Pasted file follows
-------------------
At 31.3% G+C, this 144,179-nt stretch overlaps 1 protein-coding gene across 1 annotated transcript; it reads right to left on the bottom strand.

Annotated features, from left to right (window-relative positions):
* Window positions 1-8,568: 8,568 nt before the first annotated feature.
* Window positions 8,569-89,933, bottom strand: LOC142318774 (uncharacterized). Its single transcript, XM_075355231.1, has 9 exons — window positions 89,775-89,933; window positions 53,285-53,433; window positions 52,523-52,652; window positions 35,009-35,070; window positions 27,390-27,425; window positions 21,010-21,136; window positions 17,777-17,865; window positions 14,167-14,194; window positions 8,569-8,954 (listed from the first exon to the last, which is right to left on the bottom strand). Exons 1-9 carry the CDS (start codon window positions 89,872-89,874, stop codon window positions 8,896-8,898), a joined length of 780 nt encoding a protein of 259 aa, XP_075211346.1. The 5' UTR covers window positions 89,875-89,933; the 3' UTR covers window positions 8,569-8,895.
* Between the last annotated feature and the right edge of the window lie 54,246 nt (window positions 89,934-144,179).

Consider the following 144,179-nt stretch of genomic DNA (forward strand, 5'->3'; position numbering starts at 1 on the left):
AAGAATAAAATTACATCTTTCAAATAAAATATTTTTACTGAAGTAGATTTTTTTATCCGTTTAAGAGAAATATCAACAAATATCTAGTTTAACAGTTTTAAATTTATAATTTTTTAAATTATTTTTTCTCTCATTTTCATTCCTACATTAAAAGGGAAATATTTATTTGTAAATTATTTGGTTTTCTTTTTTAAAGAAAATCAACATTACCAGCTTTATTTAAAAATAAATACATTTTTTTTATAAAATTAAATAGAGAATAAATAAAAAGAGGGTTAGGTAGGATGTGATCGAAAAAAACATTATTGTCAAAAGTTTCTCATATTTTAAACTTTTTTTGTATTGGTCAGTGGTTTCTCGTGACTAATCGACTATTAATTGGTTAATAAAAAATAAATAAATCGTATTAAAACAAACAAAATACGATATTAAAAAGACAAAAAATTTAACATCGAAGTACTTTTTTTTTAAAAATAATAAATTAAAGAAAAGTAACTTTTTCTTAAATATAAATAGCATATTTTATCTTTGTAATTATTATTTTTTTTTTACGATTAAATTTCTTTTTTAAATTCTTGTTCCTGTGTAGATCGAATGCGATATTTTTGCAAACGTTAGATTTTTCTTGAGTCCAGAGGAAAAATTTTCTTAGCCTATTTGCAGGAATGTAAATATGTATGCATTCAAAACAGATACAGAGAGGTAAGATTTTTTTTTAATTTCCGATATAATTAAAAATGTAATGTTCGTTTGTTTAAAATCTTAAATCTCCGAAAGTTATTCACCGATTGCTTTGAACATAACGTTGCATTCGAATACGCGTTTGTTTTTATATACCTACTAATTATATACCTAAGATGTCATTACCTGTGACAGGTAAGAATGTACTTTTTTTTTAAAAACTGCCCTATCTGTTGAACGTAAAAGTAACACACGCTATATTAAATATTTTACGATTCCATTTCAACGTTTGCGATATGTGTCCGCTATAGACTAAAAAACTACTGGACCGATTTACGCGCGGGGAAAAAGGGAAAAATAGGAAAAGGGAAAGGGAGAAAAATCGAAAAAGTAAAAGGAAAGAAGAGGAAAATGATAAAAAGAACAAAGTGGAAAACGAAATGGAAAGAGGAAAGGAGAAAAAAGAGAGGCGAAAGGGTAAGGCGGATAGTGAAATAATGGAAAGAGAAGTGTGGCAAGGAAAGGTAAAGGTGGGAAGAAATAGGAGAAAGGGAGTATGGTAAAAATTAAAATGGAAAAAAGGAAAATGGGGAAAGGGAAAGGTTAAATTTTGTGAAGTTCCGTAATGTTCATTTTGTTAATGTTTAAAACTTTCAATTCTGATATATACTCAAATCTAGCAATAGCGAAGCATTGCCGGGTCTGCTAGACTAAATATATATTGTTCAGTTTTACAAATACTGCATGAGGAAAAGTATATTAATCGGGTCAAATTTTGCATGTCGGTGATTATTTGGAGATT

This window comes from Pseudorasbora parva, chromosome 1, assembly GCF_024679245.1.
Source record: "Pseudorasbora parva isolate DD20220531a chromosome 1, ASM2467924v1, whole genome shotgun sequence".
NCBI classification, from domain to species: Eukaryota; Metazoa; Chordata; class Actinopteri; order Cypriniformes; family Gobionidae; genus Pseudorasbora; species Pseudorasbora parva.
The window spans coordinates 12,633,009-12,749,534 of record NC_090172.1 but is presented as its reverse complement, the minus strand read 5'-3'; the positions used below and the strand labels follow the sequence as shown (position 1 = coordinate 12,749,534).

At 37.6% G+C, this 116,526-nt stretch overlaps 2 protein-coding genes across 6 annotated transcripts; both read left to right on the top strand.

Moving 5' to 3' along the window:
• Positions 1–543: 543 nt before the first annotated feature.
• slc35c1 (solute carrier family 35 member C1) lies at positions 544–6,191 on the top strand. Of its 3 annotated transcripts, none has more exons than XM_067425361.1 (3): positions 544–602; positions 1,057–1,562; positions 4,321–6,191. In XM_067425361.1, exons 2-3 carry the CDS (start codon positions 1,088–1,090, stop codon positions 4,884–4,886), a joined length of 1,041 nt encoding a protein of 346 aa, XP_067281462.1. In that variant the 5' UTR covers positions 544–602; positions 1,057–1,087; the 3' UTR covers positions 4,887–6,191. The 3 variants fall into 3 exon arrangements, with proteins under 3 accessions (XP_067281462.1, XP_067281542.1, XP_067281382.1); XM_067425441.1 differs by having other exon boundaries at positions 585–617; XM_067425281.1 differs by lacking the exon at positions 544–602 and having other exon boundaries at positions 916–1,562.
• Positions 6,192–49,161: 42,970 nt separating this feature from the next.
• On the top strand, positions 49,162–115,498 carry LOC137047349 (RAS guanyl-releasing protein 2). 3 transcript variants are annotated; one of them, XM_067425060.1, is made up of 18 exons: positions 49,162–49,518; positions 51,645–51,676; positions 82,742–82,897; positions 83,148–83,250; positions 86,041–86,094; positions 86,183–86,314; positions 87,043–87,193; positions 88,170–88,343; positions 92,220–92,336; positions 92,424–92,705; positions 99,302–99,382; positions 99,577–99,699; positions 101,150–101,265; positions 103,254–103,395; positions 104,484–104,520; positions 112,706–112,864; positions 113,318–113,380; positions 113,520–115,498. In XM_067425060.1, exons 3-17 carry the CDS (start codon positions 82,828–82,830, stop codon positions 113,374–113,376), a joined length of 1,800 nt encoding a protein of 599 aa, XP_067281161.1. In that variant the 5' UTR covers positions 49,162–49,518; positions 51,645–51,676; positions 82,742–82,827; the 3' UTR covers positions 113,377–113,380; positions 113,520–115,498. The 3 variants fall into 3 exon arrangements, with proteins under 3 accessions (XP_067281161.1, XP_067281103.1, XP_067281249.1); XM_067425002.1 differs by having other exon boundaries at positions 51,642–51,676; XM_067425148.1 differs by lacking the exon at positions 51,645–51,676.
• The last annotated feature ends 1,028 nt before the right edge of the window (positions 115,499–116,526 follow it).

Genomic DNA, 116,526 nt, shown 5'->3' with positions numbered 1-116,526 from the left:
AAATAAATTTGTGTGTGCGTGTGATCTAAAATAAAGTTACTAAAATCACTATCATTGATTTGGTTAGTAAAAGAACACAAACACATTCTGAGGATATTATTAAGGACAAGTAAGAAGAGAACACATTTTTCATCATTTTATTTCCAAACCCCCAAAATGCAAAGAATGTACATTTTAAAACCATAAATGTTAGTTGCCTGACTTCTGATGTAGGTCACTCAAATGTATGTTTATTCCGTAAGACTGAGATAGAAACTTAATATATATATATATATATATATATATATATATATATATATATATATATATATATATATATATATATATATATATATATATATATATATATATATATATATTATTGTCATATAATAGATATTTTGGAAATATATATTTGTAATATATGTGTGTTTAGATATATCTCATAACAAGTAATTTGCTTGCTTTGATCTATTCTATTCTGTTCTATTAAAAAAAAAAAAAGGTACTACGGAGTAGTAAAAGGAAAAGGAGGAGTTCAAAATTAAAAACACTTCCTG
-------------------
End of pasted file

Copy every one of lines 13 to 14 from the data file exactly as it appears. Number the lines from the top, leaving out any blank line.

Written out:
Moving 5' to 3' along the window:
• Positions 1–543: 543 nt before the first annotated feature.